- Bank of Canada warns strong price gains can’t be sustained
- Household risk ‘finally coming home to roost,’ economist says
Bank of Canada Governor Stephen Poloz gave one of his bluntest warnings to date about the country’s housing boom, saying Vancouver and Toronto buyers should realize strong price gains probably can’t be sustained by economic fundamentals.
“This suggests that prospective homebuyers and their lenders should not extrapolate recent real estate performance into the future when contemplating a transaction,” Poloz said from Ottawa after publishing a semi-annual Financial System Review Thursday.
Policy makers have warned for years Canada’s inflated housing market poses the biggest risk to the country’s financial system. Thursday’s report suggests recent gains in the hottest segments may have altered the equation, and Poloz’s comments follow those last week from commercial bank executives who said regulations to tighten mortgage rules haven’t been effective enough.
“It appears we’re coming out the other end from the major risk of the oil price shock and the Bank of Canada is thinking ‘what is the next big shock that can hit Canada?’” Frances Donald, Manulife Asset Management’s senior economist, said by phone. “It’s household debt and the housing market risk finally coming home to roost.”
In the FSR, the central bank pointed to surging Vancouver, where average price gains accelerated to a 30 percent year-over-year pace in May, from 15 percent at the end of last year. In Toronto, the pace of price gains quickened to 15 percent from 10 percent over that period. The two cities also lead a rise in the share of new mortgages whose loan-to-income ratio exceeds 450 percent.
The Bank of Canada won’t be offering advice to government officials on how to contain risks in housing, at least outside of formal channels, Poloz said at a press conference. Past steps to tighten mortgage rules have been successful in buffering the financial system, he said.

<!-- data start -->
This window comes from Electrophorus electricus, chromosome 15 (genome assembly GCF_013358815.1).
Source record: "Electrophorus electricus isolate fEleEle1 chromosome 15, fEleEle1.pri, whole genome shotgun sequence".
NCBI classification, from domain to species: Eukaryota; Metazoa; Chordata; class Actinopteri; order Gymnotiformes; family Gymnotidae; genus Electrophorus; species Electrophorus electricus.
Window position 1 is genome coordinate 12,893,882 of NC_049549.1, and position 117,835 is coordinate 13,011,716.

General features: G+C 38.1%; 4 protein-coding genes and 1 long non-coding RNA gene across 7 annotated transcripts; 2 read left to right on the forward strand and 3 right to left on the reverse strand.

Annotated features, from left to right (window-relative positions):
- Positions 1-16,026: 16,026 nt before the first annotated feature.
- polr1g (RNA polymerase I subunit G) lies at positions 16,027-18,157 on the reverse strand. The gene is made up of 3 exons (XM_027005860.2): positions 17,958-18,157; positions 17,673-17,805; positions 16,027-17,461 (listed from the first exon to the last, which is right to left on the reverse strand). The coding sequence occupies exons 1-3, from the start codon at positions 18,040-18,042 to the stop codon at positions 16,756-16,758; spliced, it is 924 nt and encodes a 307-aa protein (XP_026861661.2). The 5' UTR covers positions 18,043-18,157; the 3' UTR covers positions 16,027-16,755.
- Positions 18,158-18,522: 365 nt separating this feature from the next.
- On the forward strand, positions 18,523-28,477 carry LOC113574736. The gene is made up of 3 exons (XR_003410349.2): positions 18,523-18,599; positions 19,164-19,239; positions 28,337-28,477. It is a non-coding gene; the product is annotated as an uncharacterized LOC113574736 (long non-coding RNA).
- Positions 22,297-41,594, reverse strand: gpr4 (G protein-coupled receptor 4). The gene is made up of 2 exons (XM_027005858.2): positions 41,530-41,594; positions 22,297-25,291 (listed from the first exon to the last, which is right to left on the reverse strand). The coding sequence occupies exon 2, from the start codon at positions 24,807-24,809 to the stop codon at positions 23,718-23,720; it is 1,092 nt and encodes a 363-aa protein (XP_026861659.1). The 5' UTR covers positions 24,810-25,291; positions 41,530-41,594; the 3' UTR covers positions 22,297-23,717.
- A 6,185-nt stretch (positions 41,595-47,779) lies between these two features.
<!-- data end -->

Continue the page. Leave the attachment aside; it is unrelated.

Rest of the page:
“They are stepping away from the idea that the house-price shock can be controlled,” Donald said. “The Bank of Canada putting so much emphasis on house prices suggests there’s a much stronger and more complex conversation happening with policy makers.”
Canadian authorities including Finance Minister Bill Morneau said in December they would raise downpayment requirements for homes above C$500,000 ($393,000), while making it more costly for banks to fund lending to that market. The measures were designed to cool surging prices in Toronto and Vancouver.
The government “welcomes the Bank of Canada’s analysis,” Annie Donolo, a spokeswoman for Morneau, said Thursday by e-mail. “We are continuing to monitor the housing situation very closely and will take an evidence-based approach to ensuring the longer-term stability of Canada’s overall housing market.”
Only an “extreme” risk to the bank’s 2 percent inflation target would lead him to shift monetary policy, said Poloz, who cut the trend-setting interest rate to 0.5 percent last year to cushion the blow from a crash in oil prices. There’s been no “sudden” change in risks that led to today’s warning, he said. “All of the evidence continues to accumulate, and also the longer that these risks prevail, the bigger the impact can be if the risks are actually triggered.”
Markets in Toronto and Vancouver are exposed to a cycle where rising mortgage debt and prices feed off each other as buyers rush to get into the market, the central bank said. “Fundamental factors underpinning housing demand in the greater Vancouver and Toronto areas are strong, but the rapid pace of price increases seen over the past year raises the possibility that prices are also being supported by self-reinforcing price expectations,” the bank said in the report.
The risk of a housing crash remained “elevated” in the FSR, which is the middle of five risk categories that range from low to very high. The probability of major damage from a housing correction “remains low,” the central bank said, citing the aid of a growing economy.
“It does seem it’s becoming a little bit more of a concern, the further this runs, just given the acceleration in what we’ve seen in home prices and other activity,” David Tulk, head of global macro strategy at TD Economics, said by phone from Toronto.
Any broad crackdown on the housing market would harm the home market in cities where sales and prices are already flat or cooling, Phil Soper, chief executive officer of Royal LePage, a unit of Brookfield Real Estate Services Inc. “We are in uncharted territory here,” he said by phone from Windsor, Ontario. “We’re probably looking at an approach that’s new to the Canadian economy, in the interest of a safer real estate market, which is a good thing.”
On the broader economy, Poloz said Thursday that Alberta’s wildfires are a big risk to near-term economic growth -- one that financial institutions should be able to withstand, even with record insurance claims that may hit C$6 billion ($4.7 billion).
The trend of a U.S. recovery that is aiding Canada’s exports remains in place and should trigger a rebound in business investment, Poloz said. “The export story that we have talked about is nicely intact,” he said. “Our view is still that a strengthening economy and rising incomes will reduce these vulnerabilities over time for the country as a whole.”